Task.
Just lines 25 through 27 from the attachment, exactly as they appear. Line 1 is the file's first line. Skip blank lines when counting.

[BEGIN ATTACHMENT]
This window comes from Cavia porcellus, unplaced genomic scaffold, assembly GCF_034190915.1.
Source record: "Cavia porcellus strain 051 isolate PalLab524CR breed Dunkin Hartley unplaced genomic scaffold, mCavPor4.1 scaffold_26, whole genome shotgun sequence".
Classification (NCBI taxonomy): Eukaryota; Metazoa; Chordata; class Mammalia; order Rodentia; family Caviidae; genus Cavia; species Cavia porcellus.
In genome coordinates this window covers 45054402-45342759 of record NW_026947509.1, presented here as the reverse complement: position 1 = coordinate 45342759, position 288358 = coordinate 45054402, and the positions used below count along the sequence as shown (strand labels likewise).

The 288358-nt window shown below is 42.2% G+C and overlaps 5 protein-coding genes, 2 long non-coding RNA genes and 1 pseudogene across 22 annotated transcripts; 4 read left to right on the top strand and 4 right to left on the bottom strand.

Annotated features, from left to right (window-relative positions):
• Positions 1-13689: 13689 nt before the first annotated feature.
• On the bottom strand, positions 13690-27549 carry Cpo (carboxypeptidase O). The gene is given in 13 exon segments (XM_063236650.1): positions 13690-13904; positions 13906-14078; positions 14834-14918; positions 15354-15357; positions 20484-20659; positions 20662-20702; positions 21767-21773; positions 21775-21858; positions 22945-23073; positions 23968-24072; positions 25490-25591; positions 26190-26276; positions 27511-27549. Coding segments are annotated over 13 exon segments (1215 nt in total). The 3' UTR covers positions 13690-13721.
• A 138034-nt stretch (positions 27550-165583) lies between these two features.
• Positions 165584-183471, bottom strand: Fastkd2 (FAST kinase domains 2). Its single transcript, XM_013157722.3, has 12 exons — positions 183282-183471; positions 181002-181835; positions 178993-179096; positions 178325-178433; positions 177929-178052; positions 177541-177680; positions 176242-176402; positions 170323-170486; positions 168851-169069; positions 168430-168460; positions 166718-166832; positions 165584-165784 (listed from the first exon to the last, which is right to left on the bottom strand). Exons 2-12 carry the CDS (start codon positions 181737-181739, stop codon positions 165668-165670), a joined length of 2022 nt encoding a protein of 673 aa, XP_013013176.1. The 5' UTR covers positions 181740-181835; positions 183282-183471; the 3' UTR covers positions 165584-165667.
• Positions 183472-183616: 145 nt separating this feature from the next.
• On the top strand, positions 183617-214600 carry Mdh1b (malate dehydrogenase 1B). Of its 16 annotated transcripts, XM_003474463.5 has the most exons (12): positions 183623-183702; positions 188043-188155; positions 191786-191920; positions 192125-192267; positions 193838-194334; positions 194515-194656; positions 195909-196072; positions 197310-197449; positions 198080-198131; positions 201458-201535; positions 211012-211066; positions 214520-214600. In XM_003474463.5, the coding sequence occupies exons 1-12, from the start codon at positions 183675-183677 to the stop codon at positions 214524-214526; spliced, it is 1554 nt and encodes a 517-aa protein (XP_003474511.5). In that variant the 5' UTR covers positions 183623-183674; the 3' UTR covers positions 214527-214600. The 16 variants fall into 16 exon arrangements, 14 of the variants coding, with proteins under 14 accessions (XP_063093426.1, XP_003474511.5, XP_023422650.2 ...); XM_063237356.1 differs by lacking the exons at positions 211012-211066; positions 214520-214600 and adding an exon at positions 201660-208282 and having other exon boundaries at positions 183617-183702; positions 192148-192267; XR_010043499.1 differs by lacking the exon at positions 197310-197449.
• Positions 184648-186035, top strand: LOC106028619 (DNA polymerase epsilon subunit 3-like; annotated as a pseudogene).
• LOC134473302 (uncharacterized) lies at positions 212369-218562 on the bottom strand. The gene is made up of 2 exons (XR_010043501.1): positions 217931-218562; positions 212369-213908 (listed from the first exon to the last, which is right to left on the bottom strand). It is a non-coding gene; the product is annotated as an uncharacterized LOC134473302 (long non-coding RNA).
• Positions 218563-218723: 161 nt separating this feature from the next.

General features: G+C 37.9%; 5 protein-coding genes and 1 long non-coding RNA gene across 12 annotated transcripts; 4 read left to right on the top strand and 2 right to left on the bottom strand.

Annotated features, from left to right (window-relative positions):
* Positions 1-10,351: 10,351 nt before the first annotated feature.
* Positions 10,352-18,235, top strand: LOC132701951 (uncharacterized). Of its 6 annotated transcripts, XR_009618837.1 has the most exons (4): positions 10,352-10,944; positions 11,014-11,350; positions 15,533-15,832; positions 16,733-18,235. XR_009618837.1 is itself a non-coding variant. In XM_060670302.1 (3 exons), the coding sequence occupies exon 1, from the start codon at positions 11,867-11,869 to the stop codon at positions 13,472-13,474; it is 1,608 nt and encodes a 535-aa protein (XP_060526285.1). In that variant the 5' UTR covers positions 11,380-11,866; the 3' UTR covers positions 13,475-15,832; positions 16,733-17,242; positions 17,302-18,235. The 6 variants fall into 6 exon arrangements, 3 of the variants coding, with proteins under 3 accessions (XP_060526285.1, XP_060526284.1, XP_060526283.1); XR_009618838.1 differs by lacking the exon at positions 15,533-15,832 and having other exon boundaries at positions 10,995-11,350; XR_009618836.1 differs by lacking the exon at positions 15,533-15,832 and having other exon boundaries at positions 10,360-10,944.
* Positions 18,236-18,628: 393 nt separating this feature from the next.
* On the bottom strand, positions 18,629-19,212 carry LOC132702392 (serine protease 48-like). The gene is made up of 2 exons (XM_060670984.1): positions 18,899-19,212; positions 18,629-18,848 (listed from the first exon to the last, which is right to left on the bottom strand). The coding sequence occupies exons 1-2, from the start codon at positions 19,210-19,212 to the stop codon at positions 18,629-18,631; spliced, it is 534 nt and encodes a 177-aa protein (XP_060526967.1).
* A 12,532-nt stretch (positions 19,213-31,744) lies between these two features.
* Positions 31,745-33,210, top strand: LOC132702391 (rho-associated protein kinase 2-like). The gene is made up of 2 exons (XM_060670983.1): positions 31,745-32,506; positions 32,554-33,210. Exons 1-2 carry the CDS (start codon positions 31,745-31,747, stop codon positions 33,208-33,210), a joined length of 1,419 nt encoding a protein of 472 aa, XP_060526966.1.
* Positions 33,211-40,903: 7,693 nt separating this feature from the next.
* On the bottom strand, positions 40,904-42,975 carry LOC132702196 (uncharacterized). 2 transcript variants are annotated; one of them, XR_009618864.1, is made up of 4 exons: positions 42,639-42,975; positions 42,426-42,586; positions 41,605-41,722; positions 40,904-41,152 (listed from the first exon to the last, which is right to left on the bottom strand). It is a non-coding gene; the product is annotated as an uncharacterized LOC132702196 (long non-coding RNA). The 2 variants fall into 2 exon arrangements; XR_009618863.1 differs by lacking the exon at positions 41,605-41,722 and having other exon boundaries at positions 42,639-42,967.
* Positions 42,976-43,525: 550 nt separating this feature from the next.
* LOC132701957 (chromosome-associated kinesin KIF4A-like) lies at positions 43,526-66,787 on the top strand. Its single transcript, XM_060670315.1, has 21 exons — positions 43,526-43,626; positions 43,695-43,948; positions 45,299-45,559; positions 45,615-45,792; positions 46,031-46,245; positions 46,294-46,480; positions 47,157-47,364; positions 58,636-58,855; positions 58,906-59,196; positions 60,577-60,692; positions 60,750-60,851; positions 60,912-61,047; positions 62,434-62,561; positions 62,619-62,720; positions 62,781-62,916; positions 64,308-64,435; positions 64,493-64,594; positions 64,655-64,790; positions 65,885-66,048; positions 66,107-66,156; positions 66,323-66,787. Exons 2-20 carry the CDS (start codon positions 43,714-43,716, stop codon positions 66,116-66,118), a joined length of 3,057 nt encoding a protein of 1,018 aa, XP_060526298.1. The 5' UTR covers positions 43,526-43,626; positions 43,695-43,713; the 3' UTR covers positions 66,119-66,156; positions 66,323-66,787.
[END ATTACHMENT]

* On the bottom strand, positions 40,904-42,975 carry LOC132702196 (uncharacterized). 2 transcript variants are annotated; one of them, XR_009618864.1, is made up of 4 exons: positions 42,639-42,975; positions 42,426-42,586; positions 41,605-41,722; positions 40,904-41,152 (listed from the first exon to the last, which is right to left on the bottom strand). It is a non-coding gene; the product is annotated as an uncharacterized LOC132702196 (long non-coding RNA). The 2 variants fall into 2 exon arrangements; XR_009618863.1 differs by lacking the exon at positions 41,605-41,722 and having other exon boundaries at positions 42,639-42,967.
* Positions 42,976-43,525: 550 nt separating this feature from the next.
* LOC132701957 (chromosome-associated kinesin KIF4A-like) lies at positions 43,526-66,787 on the top strand. Its single transcript, XM_060670315.1, has 21 exons — positions 43,526-43,626; positions 43,695-43,948; positions 45,299-45,559; positions 45,615-45,792; positions 46,031-46,245; positions 46,294-46,480; positions 47,157-47,364; positions 58,636-58,855; positions 58,906-59,196; positions 60,577-60,692; positions 60,750-60,851; positions 60,912-61,047; positions 62,434-62,561; positions 62,619-62,720; positions 62,781-62,916; positions 64,308-64,435; positions 64,493-64,594; positions 64,655-64,790; positions 65,885-66,048; positions 66,107-66,156; positions 66,323-66,787. Exons 2-20 carry the CDS (start codon positions 43,714-43,716, stop codon positions 66,116-66,118), a joined length of 3,057 nt encoding a protein of 1,018 aa, XP_060526298.1. The 5' UTR covers positions 43,526-43,626; positions 43,695-43,713; the 3' UTR covers positions 66,119-66,156; positions 66,323-66,787.